Location: Southern Hemisphere
Right Ascension: 06h
Source: Astronomer Abbe Nicholas Louis de Lacaille
The story behind the name: Pictor is one of the modern constellations in the Southern Hemisphere named by Abbe Nicholas Louis de Lacaille. He is credited for creating and naming 15 of the 88 internationally accepted constellations during his stay at the observatory at the Cape of Good Hope between 1750 and 1754. The constellation was originally called Equuleus Pictoris, the Painter's Easel. Equuleus, which means "small horse", referred to the wooden sawhorse-like stand which formed the common type of easel in Lacaille's time. The name was later shortened to Pictor. Although the constellation does not contain any bright stars or many objects of interest in visible light, it does contain the celestial object known as Pictor A, a spectacular source in radio and X-ray wavelengths.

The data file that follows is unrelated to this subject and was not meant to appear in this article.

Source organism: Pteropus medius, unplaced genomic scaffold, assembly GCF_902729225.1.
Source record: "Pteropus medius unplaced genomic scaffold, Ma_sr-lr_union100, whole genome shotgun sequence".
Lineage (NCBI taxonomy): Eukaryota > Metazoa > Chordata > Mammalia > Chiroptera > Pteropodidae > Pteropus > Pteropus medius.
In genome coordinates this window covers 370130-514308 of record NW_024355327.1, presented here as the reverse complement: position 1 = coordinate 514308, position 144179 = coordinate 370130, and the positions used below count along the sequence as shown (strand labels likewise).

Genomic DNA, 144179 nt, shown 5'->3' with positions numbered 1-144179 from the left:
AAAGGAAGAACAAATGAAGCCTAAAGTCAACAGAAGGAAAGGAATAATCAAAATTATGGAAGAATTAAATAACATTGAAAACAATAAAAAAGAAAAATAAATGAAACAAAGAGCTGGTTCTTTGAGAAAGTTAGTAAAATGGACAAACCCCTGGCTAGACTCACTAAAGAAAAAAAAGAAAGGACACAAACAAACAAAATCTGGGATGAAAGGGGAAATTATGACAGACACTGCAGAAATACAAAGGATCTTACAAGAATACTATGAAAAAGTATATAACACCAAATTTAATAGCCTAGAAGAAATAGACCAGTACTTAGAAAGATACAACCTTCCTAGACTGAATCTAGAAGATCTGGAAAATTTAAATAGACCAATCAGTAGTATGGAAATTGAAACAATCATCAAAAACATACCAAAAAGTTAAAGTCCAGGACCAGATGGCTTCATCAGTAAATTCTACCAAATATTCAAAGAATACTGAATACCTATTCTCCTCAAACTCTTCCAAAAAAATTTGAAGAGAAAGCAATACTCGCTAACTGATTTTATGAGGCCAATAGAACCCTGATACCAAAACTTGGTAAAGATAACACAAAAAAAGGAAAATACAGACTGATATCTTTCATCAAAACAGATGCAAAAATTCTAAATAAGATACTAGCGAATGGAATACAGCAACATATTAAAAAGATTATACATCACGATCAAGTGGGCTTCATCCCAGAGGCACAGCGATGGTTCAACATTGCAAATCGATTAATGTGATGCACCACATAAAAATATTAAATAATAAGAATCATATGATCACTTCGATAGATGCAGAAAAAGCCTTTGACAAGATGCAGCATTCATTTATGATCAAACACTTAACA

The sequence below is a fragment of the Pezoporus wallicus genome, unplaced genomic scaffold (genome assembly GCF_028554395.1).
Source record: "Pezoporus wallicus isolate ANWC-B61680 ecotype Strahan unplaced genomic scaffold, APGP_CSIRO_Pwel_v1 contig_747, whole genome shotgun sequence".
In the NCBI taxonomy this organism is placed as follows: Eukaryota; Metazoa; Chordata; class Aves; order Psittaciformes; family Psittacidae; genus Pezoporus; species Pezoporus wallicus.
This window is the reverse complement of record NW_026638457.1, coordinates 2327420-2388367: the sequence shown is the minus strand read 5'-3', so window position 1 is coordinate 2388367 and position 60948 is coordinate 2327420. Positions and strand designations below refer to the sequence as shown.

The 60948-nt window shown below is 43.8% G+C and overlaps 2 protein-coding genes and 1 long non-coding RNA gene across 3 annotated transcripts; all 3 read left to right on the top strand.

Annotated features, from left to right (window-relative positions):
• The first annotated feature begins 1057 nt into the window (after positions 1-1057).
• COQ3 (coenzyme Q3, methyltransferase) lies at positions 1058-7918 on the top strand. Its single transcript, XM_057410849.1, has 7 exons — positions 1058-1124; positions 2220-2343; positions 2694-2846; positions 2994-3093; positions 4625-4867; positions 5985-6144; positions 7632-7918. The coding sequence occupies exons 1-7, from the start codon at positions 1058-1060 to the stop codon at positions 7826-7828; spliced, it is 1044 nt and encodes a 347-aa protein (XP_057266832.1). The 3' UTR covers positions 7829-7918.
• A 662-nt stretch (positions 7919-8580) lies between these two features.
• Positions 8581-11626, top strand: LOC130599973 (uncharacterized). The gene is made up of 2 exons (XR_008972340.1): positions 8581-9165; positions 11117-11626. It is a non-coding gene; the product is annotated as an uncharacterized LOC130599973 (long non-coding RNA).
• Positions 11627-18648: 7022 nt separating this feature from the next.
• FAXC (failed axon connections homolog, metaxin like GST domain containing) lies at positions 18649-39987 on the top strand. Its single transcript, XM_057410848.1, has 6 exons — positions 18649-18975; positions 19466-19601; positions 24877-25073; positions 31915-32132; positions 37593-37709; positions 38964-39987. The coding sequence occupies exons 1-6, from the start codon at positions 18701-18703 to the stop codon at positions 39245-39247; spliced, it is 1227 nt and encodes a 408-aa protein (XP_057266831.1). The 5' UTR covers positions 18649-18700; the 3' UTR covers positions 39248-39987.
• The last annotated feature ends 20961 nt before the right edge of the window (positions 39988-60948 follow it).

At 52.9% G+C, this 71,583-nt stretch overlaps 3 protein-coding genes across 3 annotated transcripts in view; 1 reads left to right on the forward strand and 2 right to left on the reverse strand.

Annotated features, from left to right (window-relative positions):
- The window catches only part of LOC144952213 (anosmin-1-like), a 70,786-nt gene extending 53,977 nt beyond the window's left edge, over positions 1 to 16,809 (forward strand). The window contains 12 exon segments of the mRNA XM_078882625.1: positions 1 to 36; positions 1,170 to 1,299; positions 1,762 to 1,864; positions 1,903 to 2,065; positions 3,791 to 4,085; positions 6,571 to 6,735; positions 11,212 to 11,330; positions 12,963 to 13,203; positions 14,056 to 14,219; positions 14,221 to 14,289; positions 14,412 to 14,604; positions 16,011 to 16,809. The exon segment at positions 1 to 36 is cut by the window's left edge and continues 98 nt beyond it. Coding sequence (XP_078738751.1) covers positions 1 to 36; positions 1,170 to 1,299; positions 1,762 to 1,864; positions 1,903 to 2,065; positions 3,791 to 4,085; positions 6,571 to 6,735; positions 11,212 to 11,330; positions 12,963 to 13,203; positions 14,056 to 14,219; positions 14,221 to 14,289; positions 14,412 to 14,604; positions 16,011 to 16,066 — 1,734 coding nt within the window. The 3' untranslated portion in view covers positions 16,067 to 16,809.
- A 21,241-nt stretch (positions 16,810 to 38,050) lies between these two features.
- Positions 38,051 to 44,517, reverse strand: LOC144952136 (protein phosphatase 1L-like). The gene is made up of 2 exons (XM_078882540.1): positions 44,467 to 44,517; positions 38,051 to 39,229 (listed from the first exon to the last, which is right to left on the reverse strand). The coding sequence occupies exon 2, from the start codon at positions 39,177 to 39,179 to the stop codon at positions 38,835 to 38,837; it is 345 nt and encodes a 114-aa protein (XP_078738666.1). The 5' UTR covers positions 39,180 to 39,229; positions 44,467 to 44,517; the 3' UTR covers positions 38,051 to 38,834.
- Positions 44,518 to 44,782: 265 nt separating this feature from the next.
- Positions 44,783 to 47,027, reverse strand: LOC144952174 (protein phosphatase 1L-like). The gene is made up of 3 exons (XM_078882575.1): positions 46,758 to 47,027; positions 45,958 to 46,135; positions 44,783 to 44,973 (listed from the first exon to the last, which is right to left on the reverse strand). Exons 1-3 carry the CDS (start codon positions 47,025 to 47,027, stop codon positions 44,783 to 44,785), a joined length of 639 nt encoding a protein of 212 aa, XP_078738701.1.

Objects observed by Chandra in Pictor: